Mark Craemer 2 Comments

“He who has a why can bear almost any how.” — Friedrich Nietzsche

We all know intention without action leads to nothing, but what about action without intention? When we focus on accomplishing something before fully considering the purpose behind it, the action can be a wasted effort.

Your intention is important because you gain clarity of purpose prior to the action you take. The extra time taken to clarify why you are doing something can be the difference between acting for the sake of being busy versus actually accomplishing something important.

Intentions are important for any size decision and in any part of our lives.

At work this can be as big as restructuring a large company’s workforce, which requires a great deal of forethought and communication on the intention behind the change. Providing a clear and compelling message on the intention behind the restructure can greatly help facilitate this change effort.

A middle manager looking to complete a project that requires active support of others across the organization may struggle without stating her intention. Clearly identifying and communicating the intention behind the action you want enables you to get assistance from others regardless of their own priorities. And if you can tie the intent of your project to the organization’s overall goals, you are much more likely to gain others’ support.

Getting people to follow and help you in your efforts to accomplish something are greatly increased when you begin with the intention for why you are taking action.

In his book “Start with Why,” author Simon Sinek says that those who start with a clear and compelling why never manipulate others, but instead inspire them. People then follow not because they have to, but because they want to.

This notion of a compelling why is very much grounded in intention. Your why to inspire yourself and others needs to be grounded in how well you have thought out and articulated your intention.

So how can you learn to be more intentional prior to your actions?

Here’s a few ways (big and small) each of us can more likely accomplish whatever it is we want to achieve. It doesn’t take a huge investment in time or money.

It does, however, involve consciously being intentional. It involves actively putting forth what it is you want so others know about it. Whether at work or anywhere in our lives, being intentional will lead to getting more of what you want.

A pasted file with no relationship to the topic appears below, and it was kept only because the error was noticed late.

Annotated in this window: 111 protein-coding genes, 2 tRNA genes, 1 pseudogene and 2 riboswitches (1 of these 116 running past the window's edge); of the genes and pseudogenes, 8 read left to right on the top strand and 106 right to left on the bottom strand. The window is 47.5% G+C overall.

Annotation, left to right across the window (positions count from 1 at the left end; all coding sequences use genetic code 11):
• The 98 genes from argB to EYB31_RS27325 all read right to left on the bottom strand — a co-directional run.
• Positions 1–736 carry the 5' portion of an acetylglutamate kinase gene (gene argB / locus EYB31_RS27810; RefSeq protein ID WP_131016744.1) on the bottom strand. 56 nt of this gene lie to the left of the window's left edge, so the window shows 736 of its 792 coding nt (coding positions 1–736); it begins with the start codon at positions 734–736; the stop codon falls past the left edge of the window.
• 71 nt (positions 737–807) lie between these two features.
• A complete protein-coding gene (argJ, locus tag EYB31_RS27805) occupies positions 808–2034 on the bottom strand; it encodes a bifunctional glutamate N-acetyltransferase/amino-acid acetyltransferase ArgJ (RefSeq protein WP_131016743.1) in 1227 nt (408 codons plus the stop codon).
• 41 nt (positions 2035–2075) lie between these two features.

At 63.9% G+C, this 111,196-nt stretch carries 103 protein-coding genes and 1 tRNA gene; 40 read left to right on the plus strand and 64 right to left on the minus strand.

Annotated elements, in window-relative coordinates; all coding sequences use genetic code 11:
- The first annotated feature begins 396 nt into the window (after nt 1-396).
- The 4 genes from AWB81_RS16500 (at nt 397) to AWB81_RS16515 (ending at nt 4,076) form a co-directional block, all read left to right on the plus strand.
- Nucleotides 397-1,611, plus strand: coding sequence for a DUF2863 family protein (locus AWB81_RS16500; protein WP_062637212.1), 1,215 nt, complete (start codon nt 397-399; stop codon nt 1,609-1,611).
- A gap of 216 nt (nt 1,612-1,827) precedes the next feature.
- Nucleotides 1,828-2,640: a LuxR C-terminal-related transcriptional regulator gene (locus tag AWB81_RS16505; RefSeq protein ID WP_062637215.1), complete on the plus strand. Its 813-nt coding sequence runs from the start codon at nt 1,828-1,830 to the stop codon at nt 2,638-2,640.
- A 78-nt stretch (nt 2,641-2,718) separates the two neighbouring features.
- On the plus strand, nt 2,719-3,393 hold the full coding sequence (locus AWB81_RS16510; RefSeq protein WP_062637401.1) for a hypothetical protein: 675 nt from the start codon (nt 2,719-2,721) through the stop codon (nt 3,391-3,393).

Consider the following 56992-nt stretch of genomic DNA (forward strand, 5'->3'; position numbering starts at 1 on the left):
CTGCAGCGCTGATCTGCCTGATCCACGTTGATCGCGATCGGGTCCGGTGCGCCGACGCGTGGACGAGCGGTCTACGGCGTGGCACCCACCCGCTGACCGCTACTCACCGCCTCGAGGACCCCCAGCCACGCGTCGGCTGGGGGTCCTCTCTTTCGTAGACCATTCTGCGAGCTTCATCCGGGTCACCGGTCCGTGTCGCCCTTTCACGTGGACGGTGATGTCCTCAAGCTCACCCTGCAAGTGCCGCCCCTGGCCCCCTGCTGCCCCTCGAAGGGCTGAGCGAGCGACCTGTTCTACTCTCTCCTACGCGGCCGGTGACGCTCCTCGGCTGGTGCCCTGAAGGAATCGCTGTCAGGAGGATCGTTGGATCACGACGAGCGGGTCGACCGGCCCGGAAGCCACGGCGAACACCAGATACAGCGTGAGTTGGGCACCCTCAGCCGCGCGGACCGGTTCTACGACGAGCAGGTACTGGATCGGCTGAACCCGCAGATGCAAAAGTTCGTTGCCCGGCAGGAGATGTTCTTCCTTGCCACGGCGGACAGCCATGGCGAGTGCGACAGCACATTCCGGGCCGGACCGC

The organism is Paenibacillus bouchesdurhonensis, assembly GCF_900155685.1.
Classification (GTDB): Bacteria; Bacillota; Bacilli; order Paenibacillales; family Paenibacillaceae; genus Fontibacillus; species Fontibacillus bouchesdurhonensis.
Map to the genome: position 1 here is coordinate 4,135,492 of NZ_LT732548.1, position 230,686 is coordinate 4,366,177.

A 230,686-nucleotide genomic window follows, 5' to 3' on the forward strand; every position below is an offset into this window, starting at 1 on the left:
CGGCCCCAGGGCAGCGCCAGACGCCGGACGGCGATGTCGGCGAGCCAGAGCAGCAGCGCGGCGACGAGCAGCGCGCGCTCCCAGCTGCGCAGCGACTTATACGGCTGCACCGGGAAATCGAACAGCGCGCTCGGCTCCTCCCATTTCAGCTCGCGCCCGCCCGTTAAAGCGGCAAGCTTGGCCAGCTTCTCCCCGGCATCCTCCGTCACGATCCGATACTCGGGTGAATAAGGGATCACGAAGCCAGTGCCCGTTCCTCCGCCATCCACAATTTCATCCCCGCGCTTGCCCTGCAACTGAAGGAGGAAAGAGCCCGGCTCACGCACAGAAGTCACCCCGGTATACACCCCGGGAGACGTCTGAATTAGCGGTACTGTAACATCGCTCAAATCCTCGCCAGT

Here’s a few ways to encourage more intentionality into your life:

  • Use your turn signal. I don’t mean after reaching the intersection when the driver of the car behind you no longer has an opportunity to get into another lane. I mean giving the other driver a full half-block warning (which is the law, by the way) to make a fully informed decision with regard to your intention. Hopefully, this will catch on with others.
  • Speak to others directly. This means making it crystal clear what you want from the other person when speaking to him or her. Don’t talk around what’s on your mind, but instead speak from your heart, be honest and be direct. If you often hear people say “what are you trying to say,” then this is for you.
  • Begin with the end in mind. As Stephen R. Covey says in his book “The Seven Habits of Highly Effective People,” all things are created twice. And the mental or first creation needs to precede the physical or second creation. Know where you’re going before you start your engine.
  • Be true to your word. Say what you do and do what you say. Your intentions will only be effective if you regularly act on what you say you will do. By stating your intention, you are proclaiming to yourself and others what you will act upon. Hold yourself accountable for this.

This begs the question: Why do we so often hold others accountable for their lack of acting on intentions, but we rationalize away our own failure to act? This seems in line with John Wallen, who said we judge ourselves by our intentions, but others on their impact on us.

Surely discipline plays a role. Consistent behavior requires that we hold ourselves accountable for following through on our intentions. If this is a problem, begin by simply noticing when you are not following through with your intentions and the rationale you provide for this. Is there a theme? What does this reveal about you?

Executing effective action requires the intention behind it is clear to everyone involved or impacted by it. Whether you are trying to carry out a huge project in your organization or simply making a left hand turn, signal your intention to enhance your effectiveness at taking action.




  1. Each point you have mentioned is noteworthy. Our intentions portray our intrapersonal skills. thanks for sharing. I enjoyed reading your post.

Leave a Reply

Your email address will not be published. Required fields are marked *

The reCAPTCHA verification period has expired. Please reload the page.

This site uses Akismet to reduce spam. Learn how your comment data is processed.